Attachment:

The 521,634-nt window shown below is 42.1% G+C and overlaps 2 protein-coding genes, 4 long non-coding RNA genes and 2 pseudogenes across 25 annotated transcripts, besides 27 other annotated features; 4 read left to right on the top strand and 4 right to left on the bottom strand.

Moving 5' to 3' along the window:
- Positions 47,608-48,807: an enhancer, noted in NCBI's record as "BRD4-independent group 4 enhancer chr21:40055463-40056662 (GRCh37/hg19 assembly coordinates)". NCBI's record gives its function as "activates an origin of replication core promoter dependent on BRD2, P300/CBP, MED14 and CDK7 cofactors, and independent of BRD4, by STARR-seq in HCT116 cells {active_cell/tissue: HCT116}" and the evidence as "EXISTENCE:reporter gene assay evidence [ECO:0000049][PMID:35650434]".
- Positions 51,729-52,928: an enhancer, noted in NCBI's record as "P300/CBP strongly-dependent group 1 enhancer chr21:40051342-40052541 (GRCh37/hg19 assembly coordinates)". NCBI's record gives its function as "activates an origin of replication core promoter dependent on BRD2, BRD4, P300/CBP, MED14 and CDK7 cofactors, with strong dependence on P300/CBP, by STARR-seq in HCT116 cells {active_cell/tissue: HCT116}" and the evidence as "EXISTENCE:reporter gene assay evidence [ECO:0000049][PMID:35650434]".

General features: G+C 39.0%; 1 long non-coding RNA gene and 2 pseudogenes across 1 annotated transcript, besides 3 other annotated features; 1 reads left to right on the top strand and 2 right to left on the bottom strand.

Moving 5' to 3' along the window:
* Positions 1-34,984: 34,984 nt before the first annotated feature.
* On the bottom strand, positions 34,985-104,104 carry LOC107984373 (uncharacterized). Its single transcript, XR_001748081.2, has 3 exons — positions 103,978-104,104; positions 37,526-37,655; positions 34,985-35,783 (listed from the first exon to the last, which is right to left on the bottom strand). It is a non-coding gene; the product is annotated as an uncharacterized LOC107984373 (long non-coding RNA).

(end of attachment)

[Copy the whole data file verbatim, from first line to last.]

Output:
The 521,634-nt window shown below is 42.1% G+C and overlaps 2 protein-coding genes, 4 long non-coding RNA genes and 2 pseudogenes across 25 annotated transcripts, besides 27 other annotated features; 4 read left to right on the top strand and 4 right to left on the bottom strand.

Moving 5' to 3' along the window:
- Positions 47,608-48,807: an enhancer, noted in NCBI's record as "BRD4-independent group 4 enhancer chr21:40055463-40056662 (GRCh37/hg19 assembly coordinates)". NCBI's record gives its function as "activates an origin of replication core promoter dependent on BRD2, P300/CBP, MED14 and CDK7 cofactors, and independent of BRD4, by STARR-seq in HCT116 cells {active_cell/tissue: HCT116}" and the evidence as "EXISTENCE:reporter gene assay evidence [ECO:0000049][PMID:35650434]".
- Positions 51,729-52,928: an enhancer, noted in NCBI's record as "P300/CBP strongly-dependent group 1 enhancer chr21:40051342-40052541 (GRCh37/hg19 assembly coordinates)". NCBI's record gives its function as "activates an origin of replication core promoter dependent on BRD2, BRD4, P300/CBP, MED14 and CDK7 cofactors, with strong dependence on P300/CBP, by STARR-seq in HCT116 cells {active_cell/tissue: HCT116}" and the evidence as "EXISTENCE:reporter gene assay evidence [ECO:0000049][PMID:35650434]".

General features: G+C 39.0%; 1 long non-coding RNA gene and 2 pseudogenes across 1 annotated transcript, besides 3 other annotated features; 1 reads left to right on the top strand and 2 right to left on the bottom strand.

Moving 5' to 3' along the window:
* Positions 1-34,984: 34,984 nt before the first annotated feature.
* On the bottom strand, positions 34,985-104,104 carry LOC107984373 (uncharacterized). Its single transcript, XR_001748081.2, has 3 exons — positions 103,978-104,104; positions 37,526-37,655; positions 34,985-35,783 (listed from the first exon to the last, which is right to left on the bottom strand). It is a non-coding gene; the product is annotated as an uncharacterized LOC107984373 (long non-coding RNA).